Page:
In his revised executive order, President Trump has cut the number of refugees allowed into the U.S. by more than half. But since the fall of last year, nearly 1800 refugees have already re-settled in New England, and more than a third of them are children and teens.
Source: U.S. State Department
At Philip G. Coburn Elementary School in West Springfield, Massachusetts, students come from all over the world.
“My Mom and Dad are from Sudan.”
“My Mom and Dad are from Iraq”
“I’m from Iraq.”
Most of the English language learners here arrive as refugees. Inside an English language learning classroom, second graders learn English along with math.
“If I have halves, I have two equal parts,” teacher Steph Duggan showed her students. “I have two parts that are the same size.”
Duggan uses words, drawings and hand signals to describe math vocabulary. The children watch, listen, repeat — and then explain the concepts to each other
Working with one student is teacher’s aide Sara Almoula, who was once a refugee student herself.
“I’m from Iraq and I came with no English,” Almoula said.
Almoula’s father worked as a translator for the American military in Mosul. But it became unsafe. The family fled to Kurdistan; then six years ago to West Springfield, where Almoula started high school.
“I felt like I couldn’t do it and it was so hard,” she recalled. ” I had no friends. I had nothing. Everything was new to me.”
Almoula, who’s now in college, said a turning point came when a history teacher wanted to know her story.
“He was like asking about our culture and asking about home and so many things that he really care about. And it made me feel like I want to learn more. ”
Inviting refugee students to share their history is a way to help them feel a part of a school.
“Make them feel happy and wanted,” said Ken Pransky, who first taught students who were refugees 30 years ago in Amherst.
“It was pretty traumatic,” he said. “Their families had just been a part of the Cambodian holocaust and they were living in refugee camps. And they were coming, like in T-shirts, shorts and sandals in the winter.”
Pransky recalled some kids were so overwhelmed by the large brick school with hundreds of students, that — at first — they hid under the tables.
“Expectations are different,” he said. “Weather’s different. Food is different. Everything is different. It’s scary.”
Joan Snowdon also learned a lot from teaching Cambodian refugees. Today she teaches English language learners at Amherst High School. She said if a student has experienced trauma, consistent and predictable teachers help them learn.
“It really helps kids to feel they are in control of their lives if there were times when they felt they were not in control of their lives, when no one was in control of the situation,” she said.
Snowdon even writes the date and the class agenda on the same place on the board every day — and makes sure they’re prepared for the bells.
“It really helps them to know that the bells ring at 7:45 a.m.” she said. “That this is what happens in this building. This is where this club always meets. So they can start to feel this is their community, this is their school, they belong here and they’re safe here.”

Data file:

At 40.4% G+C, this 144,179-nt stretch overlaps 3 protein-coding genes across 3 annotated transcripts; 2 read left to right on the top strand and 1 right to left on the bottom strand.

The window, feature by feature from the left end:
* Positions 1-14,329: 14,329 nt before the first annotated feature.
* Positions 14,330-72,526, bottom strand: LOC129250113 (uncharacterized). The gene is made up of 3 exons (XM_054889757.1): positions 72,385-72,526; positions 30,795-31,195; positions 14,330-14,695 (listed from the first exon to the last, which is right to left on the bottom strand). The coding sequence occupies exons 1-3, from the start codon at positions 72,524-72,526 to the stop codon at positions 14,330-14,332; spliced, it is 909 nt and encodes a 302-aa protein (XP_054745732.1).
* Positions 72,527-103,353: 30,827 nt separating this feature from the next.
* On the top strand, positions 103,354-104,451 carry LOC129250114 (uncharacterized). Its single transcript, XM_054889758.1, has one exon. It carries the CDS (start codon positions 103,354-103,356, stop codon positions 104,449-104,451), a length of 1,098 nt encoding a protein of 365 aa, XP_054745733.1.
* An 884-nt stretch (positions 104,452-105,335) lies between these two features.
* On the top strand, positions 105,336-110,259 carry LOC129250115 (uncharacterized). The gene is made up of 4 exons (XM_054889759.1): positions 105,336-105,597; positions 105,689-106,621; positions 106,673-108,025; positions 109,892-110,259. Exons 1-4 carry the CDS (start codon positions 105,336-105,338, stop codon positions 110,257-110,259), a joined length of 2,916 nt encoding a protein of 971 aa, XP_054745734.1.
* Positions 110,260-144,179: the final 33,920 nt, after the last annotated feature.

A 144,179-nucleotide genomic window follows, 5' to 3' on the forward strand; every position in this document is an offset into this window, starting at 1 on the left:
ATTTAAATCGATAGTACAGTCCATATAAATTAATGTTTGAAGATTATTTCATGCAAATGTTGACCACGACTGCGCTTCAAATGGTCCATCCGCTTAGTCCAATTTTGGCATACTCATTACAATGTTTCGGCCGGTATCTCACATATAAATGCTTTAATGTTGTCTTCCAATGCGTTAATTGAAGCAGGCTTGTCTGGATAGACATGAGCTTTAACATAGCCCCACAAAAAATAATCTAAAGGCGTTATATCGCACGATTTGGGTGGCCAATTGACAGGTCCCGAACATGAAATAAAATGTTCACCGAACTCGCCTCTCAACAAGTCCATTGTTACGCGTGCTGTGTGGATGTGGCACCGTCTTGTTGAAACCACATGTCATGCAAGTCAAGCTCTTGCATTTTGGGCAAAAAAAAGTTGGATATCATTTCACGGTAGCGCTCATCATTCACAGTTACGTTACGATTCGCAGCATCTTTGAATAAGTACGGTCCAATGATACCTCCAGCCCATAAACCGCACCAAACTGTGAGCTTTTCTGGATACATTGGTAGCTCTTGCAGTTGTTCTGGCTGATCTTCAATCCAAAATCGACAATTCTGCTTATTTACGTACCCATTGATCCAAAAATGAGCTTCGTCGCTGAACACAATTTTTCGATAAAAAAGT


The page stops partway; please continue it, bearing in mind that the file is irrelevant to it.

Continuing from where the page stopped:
Some kids last attended school in refugee camps or haven’t been in months, years or ever.
“Students who have never been to school would need to understand what school is and how one behaves…and the purpose and everything we take for granted about understanding what schools are,” said Julie Sugarman, an analyst with the Migration Policy institute. “They might not have literacy skills in any language. They may need to learn to read and write while they are learning English.”
Doing this well can cost schools more money for more staff.
“The refugee funding specifically is a tiny amount,” Sugarman said. “The only funding that I know of that is specifically dedicated to refugees is the refugee school impact grant and that’s about $14.6 million for the whole country.”
The New England states received about $1.4 million dollars — with the lion’s share going to Massachusetts, which has the most refugees in the region.
“That money is meant for additional English as a second language, for after school programs, maybe for interpretation or working with parents,” she said. “But it’s really very, very limited and only goes to a few school districts in a state, so most refugees are served through the same kind of funding as other English learners.”
And, in fact, schools are supposed to treat refugees the same way as any other student — not according to their immigration status, but according to their educational needs.
Colleen Marcus, the director of English language learning in West Springfield, said her district gets creative when it comes to funding.
For example, Marcus said, when hiring teacher’s aides, the district looks “for someone who speaks a second language, a language that’s going to help our students and teachers and families is just smart.”
West Springfield even has a janitor who speaks Nepali. He taught in a school in a refugee camp.
When asked about the challenges of educating children who are refugees, Colleen Marcus insists there are only benefits.
“What we learn from these children and these families about life and love and family and perseverance,” Marcus said, “is a gift to all of us.”
This report is part of a series called “Facing Change.” It comes from the New England News Collaborative, eight public media companies coming together to tell the story of a changing region, with support from the Corporation for Public Broadcasting.